Incredible up-close images of Pluto have been returned by the New Horizons spacecraft, showing a "bewildering variety" of surface features. Nasa released the images showing plains, mountains and valleys with a resolution as good as 400m per pixel.

Alan Stern, New Horizons principal investigator, said: "Pluto is showing us a diversity of landforms and complexity of processes that rival anything we've seen in the solar system. If an artist had painted this Pluto before our flyby, I probably would have called it over the top — but that's what is actually there."

New features revealed have left scientists "reeling" from their range of complexity, Nasa said. Jeff Moore, leader of New Horizons Geology, Geophysics and Imaging (GGI) team, said: "The surface of Pluto is every bit as complex as that of Mars. The randomly jumbled mountains might be huge blocks of hard water ice floating within a vast, denser, softer deposit of frozen nitrogen within the region informally named Sputnik Planum."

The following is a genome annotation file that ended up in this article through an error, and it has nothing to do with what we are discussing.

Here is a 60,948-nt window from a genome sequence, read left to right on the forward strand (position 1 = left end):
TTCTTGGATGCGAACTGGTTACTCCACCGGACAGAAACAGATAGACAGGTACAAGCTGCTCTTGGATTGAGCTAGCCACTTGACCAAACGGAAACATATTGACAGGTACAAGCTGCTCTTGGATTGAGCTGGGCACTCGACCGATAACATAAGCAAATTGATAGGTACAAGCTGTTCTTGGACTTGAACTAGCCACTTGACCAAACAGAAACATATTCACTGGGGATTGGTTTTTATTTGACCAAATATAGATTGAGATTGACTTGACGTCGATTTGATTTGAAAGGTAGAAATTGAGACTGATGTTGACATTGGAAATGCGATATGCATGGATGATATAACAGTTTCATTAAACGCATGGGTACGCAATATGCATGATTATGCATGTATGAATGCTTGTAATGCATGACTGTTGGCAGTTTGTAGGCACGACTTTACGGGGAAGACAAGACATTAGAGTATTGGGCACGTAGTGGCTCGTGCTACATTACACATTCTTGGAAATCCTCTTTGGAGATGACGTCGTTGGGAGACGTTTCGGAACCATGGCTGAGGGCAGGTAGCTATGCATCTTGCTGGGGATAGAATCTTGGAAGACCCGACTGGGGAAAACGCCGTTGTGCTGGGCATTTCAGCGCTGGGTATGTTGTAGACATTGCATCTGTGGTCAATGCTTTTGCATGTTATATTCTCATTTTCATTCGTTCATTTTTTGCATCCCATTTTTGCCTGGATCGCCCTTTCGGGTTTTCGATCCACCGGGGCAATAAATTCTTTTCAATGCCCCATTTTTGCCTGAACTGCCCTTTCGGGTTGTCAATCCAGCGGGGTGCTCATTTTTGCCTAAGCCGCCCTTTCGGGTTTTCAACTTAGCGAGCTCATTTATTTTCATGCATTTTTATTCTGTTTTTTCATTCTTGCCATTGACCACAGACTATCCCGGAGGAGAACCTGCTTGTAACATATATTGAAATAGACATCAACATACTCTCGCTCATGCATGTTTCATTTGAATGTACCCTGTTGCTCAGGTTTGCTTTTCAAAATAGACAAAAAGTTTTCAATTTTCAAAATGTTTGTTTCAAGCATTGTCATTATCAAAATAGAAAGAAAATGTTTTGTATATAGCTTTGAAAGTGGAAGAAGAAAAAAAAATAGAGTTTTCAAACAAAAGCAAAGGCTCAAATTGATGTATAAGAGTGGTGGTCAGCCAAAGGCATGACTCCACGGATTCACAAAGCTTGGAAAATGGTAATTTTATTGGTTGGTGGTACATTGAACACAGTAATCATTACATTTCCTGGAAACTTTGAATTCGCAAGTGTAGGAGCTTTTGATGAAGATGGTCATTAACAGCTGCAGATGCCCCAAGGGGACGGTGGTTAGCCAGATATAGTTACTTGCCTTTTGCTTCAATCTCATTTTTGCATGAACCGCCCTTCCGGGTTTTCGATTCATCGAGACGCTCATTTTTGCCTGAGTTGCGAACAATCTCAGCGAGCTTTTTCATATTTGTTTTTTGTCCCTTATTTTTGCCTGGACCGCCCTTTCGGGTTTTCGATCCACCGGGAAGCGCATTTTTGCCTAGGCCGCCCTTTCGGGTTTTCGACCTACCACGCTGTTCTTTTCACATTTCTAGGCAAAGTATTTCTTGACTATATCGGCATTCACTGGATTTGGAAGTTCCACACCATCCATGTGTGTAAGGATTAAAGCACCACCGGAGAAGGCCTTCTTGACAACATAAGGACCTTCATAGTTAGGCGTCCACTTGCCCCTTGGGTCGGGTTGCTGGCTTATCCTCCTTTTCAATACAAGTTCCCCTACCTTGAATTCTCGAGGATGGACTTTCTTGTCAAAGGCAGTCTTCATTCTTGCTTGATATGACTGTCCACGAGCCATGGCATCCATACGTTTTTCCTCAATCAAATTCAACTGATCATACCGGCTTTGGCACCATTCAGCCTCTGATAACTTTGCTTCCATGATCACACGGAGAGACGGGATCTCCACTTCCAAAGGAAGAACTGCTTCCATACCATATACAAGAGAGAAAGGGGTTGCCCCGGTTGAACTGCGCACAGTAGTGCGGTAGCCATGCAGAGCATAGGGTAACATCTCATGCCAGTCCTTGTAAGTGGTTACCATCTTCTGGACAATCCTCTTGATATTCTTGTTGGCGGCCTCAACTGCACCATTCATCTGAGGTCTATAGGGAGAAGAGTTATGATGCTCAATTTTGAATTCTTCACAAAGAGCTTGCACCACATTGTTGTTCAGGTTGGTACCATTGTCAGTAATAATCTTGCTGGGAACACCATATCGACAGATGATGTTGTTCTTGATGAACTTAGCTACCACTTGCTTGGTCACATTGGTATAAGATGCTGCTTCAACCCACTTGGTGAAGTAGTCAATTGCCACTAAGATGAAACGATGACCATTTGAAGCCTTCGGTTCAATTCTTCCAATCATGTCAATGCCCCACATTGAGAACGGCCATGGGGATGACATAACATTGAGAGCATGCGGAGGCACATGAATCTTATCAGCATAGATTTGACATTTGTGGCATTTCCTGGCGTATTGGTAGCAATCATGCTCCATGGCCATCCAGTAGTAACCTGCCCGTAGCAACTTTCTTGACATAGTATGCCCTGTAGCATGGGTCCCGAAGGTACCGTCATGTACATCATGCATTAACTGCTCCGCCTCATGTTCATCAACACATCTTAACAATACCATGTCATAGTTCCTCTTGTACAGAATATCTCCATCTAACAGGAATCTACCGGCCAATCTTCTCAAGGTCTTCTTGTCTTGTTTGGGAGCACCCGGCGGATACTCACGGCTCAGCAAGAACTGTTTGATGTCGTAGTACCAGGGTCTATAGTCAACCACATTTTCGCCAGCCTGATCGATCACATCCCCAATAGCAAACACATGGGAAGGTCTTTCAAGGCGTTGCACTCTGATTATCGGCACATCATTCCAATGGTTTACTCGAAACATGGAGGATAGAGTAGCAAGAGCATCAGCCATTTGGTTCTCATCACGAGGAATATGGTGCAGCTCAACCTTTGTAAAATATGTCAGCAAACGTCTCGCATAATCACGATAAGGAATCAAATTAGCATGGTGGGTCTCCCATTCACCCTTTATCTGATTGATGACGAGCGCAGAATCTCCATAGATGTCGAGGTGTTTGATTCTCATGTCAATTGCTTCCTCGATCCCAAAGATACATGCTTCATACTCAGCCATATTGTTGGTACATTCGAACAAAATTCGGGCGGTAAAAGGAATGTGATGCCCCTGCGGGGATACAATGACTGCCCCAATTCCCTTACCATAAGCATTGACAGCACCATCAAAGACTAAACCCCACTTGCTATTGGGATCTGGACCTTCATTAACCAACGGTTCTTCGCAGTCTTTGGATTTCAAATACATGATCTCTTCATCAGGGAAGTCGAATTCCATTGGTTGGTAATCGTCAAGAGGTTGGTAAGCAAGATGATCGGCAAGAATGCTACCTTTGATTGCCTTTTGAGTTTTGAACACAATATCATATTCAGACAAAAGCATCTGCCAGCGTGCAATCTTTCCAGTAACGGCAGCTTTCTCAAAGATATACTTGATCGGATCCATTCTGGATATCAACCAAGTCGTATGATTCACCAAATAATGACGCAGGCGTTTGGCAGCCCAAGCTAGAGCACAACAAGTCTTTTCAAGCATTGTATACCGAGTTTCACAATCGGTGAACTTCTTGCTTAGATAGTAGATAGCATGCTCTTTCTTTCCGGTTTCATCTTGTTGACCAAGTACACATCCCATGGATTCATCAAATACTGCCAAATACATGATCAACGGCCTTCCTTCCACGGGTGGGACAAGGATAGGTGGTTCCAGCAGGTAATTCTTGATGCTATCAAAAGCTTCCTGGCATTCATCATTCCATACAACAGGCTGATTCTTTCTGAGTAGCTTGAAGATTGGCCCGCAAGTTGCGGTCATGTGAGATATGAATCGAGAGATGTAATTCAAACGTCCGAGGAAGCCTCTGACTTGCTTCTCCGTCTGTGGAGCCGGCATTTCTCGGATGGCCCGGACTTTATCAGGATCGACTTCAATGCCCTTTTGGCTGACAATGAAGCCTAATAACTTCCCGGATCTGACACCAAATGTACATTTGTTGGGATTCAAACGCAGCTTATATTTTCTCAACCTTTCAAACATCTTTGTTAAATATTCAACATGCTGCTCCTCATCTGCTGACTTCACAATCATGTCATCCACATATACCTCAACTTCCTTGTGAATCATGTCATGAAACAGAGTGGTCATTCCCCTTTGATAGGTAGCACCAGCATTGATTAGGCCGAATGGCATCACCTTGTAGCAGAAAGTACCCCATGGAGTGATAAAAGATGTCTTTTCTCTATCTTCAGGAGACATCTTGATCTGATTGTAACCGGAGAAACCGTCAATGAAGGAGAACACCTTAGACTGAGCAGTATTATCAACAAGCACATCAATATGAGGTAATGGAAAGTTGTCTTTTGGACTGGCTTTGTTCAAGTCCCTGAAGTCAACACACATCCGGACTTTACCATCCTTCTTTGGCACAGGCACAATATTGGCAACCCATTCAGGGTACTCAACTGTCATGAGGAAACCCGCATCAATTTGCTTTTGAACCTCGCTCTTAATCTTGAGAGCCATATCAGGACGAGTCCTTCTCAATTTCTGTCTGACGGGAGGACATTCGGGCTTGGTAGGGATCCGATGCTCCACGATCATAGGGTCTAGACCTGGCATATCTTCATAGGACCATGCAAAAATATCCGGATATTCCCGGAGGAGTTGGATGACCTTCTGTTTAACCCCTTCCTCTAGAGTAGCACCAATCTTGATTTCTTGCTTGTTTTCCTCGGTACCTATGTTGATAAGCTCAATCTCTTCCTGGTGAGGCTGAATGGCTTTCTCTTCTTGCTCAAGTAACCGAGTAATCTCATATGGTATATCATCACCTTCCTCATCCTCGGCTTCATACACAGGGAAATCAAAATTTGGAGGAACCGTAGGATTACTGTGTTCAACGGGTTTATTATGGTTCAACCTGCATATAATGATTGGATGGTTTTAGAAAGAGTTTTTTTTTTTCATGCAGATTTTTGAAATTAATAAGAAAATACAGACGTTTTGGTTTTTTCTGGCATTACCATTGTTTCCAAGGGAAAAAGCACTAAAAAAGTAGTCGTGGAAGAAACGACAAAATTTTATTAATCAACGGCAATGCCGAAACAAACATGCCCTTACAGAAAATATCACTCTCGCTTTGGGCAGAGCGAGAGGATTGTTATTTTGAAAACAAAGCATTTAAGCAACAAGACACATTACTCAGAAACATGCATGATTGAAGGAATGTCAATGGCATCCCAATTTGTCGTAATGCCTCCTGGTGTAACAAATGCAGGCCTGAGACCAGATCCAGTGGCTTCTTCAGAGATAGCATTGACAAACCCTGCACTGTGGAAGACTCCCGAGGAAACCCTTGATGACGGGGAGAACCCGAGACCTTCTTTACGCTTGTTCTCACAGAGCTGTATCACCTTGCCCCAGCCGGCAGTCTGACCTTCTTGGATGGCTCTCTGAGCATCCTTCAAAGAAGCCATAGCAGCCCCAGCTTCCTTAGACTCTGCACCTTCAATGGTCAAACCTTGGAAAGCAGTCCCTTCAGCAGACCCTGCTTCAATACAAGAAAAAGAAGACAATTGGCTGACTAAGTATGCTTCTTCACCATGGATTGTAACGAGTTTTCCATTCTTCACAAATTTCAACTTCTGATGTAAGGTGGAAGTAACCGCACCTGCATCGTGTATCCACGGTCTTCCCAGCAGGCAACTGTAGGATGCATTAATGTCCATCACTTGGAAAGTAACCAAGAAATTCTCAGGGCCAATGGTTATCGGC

The images show Pluto's global atmospheric haze has far more layers than scientists previously realised, with the haze creating a twilight effect softly illuminating the night-side terrain at sunset. "This bonus twilight view is a wonderful gift that Pluto has handed to us," said John Spencer, deputy leader of the GGI. "Now we can study geology in terrain that we never expected to see."

The pictures also show the oldest and most heavily cratered terrain next to the youngest icy plains, raising many possibilities about the dwarf planet. William B McKinnon, also GGI deputy lead, said: "Seeing dunes on Pluto - if that is what they are - would be completely wild, because Pluto's atmosphere today is so thin. Either Pluto had a thicker atmosphere in the past, or some process we haven't figured out is at work. It's a head-scratcher."